I’m in the process of finalising a project and I’m completely stuck. Fiddlesticks! It’s 4pm on a Sunday and I have the worst block in history! After an almost-melt-down, I decide to set this tragedy of me staring at a blank page to an end. I get up and then it strikes me:

I know how to end this! I’ve done it before!

When I was younger, my mum and I used to have our creative nights with the simple purpose of creating. So I pull myself together and, as a to-do-list-lover, make a plan for the . It worked wonders! You want to know how I did it? Here’s how to have a creative :

1. Stop drinking coffee

I know it’s hard, but stay away from too much caffeine — in any form. Because of the negative impact caffeine can have on your health, you should stick to water or caffeine-free tea from 4pm on. That way, your creative juices can flow freely and your sleep later on won’t get affected.

2. Make space

Your mind is being reflected in your environment. So set a timer for 5 minutes and clean up your work space. Make sure to eliminate any possible distractions, including your phone. If you want to take it a step further, you may want to make some quick creativity-fostering changes at your work place. This is known to stimulate your brain as well.

3. Get moving

The best way to reset and kick-start your thought process is physical exercise. So get outside, let your mind wander and push yourself further! As a growing body of evidence proves, sports and the increased ability to be creative are closely linked.

4. Sparkling thoughts trigger a brain-firework

I don’t sweat, I sparkle. Especially, when I am creative. So as soon as you get home, write down all the thoughts you had during your exercise. This is something, the author and blogger Michael Hyatt suggests to do. These fresh and sparkling ideas will give you the perfect start and — after a shower — a base for your first brainstorming session, leading up to a brain-firework!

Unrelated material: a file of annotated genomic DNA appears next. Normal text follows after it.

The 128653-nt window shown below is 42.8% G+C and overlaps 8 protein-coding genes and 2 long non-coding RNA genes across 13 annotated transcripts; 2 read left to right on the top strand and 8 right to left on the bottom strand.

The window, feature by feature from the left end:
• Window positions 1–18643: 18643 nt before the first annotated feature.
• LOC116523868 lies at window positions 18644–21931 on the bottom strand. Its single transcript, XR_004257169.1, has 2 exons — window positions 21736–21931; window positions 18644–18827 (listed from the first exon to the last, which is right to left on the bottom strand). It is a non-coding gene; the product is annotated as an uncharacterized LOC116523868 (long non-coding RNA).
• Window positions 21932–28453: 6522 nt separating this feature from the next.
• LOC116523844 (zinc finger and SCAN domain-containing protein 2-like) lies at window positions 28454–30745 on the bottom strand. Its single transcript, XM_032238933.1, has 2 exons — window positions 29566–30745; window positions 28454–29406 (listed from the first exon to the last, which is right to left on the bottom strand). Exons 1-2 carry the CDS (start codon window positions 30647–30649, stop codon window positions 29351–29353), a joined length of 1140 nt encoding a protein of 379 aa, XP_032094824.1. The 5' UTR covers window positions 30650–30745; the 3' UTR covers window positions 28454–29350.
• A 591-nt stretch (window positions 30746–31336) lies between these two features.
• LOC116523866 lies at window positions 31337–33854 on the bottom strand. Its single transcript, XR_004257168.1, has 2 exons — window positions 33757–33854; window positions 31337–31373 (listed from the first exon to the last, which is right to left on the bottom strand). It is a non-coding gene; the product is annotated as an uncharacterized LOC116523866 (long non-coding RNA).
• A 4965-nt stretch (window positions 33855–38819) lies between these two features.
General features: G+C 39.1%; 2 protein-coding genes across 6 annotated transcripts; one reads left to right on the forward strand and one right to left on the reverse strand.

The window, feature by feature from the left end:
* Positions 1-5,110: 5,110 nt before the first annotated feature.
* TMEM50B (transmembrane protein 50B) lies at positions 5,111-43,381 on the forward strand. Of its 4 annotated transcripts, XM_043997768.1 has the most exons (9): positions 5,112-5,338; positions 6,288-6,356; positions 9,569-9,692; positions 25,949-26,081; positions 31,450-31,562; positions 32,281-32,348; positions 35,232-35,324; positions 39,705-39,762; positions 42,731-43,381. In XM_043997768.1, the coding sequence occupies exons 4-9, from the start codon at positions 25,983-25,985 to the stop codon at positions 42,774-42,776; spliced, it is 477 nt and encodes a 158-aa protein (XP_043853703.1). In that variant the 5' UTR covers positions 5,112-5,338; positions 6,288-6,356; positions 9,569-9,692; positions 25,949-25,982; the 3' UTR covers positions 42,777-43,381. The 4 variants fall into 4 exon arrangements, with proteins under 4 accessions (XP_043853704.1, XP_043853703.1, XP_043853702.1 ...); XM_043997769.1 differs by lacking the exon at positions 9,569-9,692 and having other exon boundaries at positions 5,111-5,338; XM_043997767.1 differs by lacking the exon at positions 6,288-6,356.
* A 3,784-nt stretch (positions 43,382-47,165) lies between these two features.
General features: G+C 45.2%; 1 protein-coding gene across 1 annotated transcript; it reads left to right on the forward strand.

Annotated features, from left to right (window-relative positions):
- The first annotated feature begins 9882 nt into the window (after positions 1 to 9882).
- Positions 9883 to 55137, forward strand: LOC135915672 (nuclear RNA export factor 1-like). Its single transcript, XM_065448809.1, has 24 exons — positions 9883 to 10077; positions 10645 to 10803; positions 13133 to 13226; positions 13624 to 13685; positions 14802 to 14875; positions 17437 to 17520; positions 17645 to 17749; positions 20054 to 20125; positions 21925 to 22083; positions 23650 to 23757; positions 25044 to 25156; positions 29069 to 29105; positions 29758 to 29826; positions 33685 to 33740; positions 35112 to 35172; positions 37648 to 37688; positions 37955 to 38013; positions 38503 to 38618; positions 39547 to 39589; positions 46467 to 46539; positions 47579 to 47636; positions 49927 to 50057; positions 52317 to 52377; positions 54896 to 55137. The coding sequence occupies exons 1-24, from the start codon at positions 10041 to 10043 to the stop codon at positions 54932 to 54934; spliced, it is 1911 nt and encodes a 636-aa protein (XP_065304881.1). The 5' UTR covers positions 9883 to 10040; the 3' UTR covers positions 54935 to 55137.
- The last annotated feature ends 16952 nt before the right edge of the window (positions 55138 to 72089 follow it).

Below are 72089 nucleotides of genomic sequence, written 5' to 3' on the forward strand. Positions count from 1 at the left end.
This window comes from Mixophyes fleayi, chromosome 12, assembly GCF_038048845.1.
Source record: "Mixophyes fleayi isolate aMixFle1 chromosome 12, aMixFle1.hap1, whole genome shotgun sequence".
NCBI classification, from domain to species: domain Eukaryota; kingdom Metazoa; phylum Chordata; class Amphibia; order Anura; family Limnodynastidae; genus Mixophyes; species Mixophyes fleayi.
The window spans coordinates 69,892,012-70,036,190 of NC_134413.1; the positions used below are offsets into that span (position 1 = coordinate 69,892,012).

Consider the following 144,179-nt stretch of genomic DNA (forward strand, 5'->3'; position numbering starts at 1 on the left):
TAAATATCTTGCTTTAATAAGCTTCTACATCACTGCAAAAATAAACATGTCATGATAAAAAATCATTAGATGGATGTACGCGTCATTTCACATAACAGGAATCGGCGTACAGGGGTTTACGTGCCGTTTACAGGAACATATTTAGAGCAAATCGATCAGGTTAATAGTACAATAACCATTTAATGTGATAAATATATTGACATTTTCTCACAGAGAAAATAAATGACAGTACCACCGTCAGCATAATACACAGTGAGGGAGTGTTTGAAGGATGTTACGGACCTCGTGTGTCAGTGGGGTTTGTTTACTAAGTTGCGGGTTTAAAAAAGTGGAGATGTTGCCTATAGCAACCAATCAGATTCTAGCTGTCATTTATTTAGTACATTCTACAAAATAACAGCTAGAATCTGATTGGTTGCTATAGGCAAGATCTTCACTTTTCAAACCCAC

5. Get started

You’re already right in the middle of the creative night and circumvented the creative block without even thinking about having another melt-down. Congratulations!

If you’re looking for more inspiration for particularly tricky problems, you might want to have a look at the problem solving approach of Design Thinking which I explained in another post.

6. Work, pause, wine, repeat

It might be tempting to make use of your rush of creativity and get things done as quickly as possible. Seems reasonable, however, not the smart way as I had to learn it the hard way. Taking breaks supports the creative activity of your brain and will make the whole evening less draining but rather enjoyable. So treat yourself, have a glass of wine, or blast some music and dance yourself into the next brain-firework!

7. Get enough sleep!

You can be in the most creative mood but if you’re running on too little sleep, chances are high that you get less productive or, worst case, even ill. This means that when you’re starting to feel too tired,

stop working and get into bed!

Your health should be your first priority so you can seize both night and day.

+1 Insider tip: Know your chronotype

We all have a natural internal clock, also known as a circadian clock or our chronotype. Our chronotype determines when we are active during the day and when we are not. There are several factors which have an influence on this, however, besides the internal factor of genetic predisposition for a certain chronotype, the main external factor is exposure to (sun)light. This means that, if you want your body to adjust better to your creative night sessions, you should try to avoid bright sunlight in the morning and seek it during the night.

So since I found my love for creative nights, I learned to see creative blocks as little challenges which are part of a process. And who doesn’t like a good challenge?

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